INTRO - COLIN GRIFFIN
Hi - I hope everybody is keeping fit and healthy through this difficult period.
I work as a strength and conditioning coach at the Sports Surgery Clinic in Dublin specialising in the rehabilitation of lower limb injuries and helping athletes improve their running performance. I have been running competitively since my international race walking career finished in 2014.
Home-based strength training
With no gym access for many runners, a home-based or outdoor strength and conditioning program can be done with minimal equipment and a little innovation.
You just need to make the exercises intense enough to provide a stimulus. You can do plyometric training (hopping and bounding) anywhere. If you are doing jumps or lifting with lighter weight, you just need to lift or jump with aggressive intent to improve explosive strength, or else work to fatigue to improve strength or muscle endurance.
Use this period as an opportunity
With racing fixtures on hold, now is a good opportunity to work on some areas that may be have been limiting your running performance.
As a personal exercise, I would suggest writing down one or two areas where strength training could improve your running that you have neglected up until now.
Over the next couple of weeks I will share some of the strength training programs that I will be doing at home and set some exercise challenges for members of the group to try!
Here's a short video presentation on designing a S&C program with some structure and key elements to include.
- What areas are you trying to improve?
- If you have a clear target(s), make sure your exercise intensity, sets and reps address that/them.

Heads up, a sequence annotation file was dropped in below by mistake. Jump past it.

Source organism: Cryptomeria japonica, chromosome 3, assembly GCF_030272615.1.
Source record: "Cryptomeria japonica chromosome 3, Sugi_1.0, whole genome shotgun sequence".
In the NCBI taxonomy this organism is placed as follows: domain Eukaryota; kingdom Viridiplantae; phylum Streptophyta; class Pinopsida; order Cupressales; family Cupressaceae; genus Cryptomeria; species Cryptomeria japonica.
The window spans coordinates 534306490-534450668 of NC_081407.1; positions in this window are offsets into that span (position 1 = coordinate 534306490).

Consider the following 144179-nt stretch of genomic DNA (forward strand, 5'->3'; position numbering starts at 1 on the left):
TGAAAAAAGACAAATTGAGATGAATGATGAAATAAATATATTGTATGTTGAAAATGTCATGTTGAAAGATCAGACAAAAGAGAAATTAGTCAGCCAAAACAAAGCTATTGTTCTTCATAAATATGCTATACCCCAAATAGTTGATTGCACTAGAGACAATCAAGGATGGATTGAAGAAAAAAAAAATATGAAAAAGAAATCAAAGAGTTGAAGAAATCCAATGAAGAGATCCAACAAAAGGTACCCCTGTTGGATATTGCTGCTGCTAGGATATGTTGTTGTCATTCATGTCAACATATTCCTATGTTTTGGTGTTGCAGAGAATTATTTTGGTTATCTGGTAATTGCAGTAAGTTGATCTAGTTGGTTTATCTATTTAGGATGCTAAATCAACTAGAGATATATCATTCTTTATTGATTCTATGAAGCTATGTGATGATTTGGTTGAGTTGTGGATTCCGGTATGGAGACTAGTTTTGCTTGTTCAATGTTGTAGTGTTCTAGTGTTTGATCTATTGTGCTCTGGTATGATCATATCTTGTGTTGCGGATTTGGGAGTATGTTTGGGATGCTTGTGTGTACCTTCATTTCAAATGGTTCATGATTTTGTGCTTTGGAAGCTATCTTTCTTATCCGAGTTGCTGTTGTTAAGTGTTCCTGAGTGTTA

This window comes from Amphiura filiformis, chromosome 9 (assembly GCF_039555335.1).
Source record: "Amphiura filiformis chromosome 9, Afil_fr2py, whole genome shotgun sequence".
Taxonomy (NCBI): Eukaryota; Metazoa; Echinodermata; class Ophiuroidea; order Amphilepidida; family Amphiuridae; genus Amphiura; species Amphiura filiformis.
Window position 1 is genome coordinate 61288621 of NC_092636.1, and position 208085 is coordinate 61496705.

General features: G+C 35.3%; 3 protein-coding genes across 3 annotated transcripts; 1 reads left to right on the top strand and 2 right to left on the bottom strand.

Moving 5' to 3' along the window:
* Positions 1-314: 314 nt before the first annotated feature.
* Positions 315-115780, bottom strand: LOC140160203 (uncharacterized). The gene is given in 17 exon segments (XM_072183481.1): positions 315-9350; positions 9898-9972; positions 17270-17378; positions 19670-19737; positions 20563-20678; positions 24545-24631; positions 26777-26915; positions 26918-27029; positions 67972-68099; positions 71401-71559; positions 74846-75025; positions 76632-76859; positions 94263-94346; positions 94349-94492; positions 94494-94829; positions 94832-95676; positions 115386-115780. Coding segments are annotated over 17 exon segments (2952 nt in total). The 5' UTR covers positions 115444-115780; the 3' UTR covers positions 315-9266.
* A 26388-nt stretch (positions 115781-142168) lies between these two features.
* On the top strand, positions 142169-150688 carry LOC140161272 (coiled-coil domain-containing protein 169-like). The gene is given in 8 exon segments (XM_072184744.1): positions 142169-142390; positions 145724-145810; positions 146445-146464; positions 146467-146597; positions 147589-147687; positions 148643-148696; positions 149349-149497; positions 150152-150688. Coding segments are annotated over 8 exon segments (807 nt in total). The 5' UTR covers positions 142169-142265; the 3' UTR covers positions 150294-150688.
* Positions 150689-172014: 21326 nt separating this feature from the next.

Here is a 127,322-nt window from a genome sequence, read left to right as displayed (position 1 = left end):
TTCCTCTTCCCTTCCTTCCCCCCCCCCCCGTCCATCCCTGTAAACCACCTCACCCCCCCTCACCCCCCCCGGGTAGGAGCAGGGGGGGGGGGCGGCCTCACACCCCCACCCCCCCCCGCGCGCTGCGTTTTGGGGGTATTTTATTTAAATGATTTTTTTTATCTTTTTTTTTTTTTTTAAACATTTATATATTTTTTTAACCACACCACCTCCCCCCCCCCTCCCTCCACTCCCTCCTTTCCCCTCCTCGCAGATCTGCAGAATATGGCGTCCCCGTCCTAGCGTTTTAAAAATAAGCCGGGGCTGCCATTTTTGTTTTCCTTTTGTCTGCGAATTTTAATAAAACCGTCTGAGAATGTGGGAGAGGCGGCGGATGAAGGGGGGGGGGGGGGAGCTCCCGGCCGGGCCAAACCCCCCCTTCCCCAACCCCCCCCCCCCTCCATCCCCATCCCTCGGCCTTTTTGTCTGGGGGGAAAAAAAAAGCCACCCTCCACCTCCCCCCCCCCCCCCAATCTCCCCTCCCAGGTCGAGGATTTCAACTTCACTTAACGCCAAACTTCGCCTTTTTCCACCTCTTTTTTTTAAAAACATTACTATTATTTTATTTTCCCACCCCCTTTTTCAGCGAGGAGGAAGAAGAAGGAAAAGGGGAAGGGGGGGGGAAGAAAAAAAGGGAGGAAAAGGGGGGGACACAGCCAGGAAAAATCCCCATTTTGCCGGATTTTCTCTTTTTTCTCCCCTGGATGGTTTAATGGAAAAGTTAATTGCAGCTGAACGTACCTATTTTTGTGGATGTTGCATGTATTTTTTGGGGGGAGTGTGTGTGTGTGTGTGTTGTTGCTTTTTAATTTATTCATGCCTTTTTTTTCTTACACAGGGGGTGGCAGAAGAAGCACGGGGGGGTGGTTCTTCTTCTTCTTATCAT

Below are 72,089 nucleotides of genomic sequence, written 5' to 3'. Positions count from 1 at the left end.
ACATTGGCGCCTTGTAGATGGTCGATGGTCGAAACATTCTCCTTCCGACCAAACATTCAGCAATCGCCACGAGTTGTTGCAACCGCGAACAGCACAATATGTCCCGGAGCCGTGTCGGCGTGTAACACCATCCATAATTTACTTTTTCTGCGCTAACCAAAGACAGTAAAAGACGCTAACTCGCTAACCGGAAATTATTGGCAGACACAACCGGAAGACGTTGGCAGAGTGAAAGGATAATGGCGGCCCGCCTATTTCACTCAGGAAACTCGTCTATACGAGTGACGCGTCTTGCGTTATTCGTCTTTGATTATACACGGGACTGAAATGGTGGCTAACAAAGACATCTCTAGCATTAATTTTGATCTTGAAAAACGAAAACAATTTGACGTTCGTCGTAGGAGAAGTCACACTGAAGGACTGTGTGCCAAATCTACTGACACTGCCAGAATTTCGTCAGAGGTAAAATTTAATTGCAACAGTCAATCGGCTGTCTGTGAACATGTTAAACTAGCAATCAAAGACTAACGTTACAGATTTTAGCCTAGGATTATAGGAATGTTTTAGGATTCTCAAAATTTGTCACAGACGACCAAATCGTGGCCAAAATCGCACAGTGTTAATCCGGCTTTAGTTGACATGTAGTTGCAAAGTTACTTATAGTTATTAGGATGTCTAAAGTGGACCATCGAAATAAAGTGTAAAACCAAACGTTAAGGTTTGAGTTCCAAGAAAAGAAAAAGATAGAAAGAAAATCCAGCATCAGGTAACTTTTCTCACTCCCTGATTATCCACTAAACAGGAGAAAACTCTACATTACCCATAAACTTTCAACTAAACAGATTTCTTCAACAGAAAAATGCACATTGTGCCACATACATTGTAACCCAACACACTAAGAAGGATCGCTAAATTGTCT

- Work the spectrum of high loads to fast movements.
- Anything fast or explosive, do at the beginning so that you get the right adaptations from it and have less risk of injury.
These are very general points. Different athletes have their own individual needs which requires a more tailored program.
My first exercise challenge here is a drop jump. It is a measure of reactive strength or how ‘bouncy’ you are - an important athletic quality to have.
Reactive strength index (RSI) is calculated by dividing your jump height by contact time on the ground. It’s how high you can rebound without taking too long on the ground. So for example if you can jump 30cm with a ground contact time of 0.25 sec your RSI would be 1.2. A good RSI score for a distance runner would be above 1.5.
A short presentation on why strength training programs should focus a more on the ankle and calf area, and less on the 'core'.
- Most running injuries occur from the knee down
- During slower and steady running speeds, we rely mainly on our calf muscles
- As we get older we lose calf strength and Achilles tendon elastic qualities. If your training only involves running, it may not have enough high intensity stimulus to slow down that age-related decline.
- And as you can probably tell, I was never good at art!
My latest exercise challenge is a single leg drop landing. It encourages fast recruitment of the hip and ankle muscles, and stabilisation of joints, as well as control of centre of mass. We have to do this in the initial part of our running stride after footstrike.
I often use this as an assessment tool for plyometric exercise progressions, as well as a warm-up exercise. Once an athlete can master a low-to-moderate step height, I would challenge the movement by increasing the drop height or adding resistance.
You can see how the 5kg medicine ball challenged my stability. Never let an exercise get too easy for too long otherwise we don't get the right adaptations!
My latest exercise challenge is a squat jump.
It is important to jump with explosive intent regardless of resistance and aim to be "tall and straight" in the air. I would begin with 1 rep at a time in each set where you reset in between reps. If you can land smoothly, you could progress to doing it repetitively for the set.
If you start to feel less explosive or not gaining as much height after a certain number of reps, I would cut the set there and take a few minutes of a rest between sets. Otherwise you are not training power or explosiveness properly.
This was my back garden S&C session this evening:
Overhead squat with mini and around knees - 2 x 8 reps (3 sec iso hold at bottom, pushing knees out)
Single leg RDL - 2 x 8 each side (20kg KB)
Ankling - 4 x 15 sec (5kg med ball)
Low step ankle rebounds - 4 x 20 (5kg med ball against chest)
Single leg ankle hops - 4 x 10 each side (slight incline up garden path!)
Squat jumps - 4 x 6 (5kg med ball)
Med ball press-ups - 4 x 12
Step-up - 4 x 8 each side (20kg KB)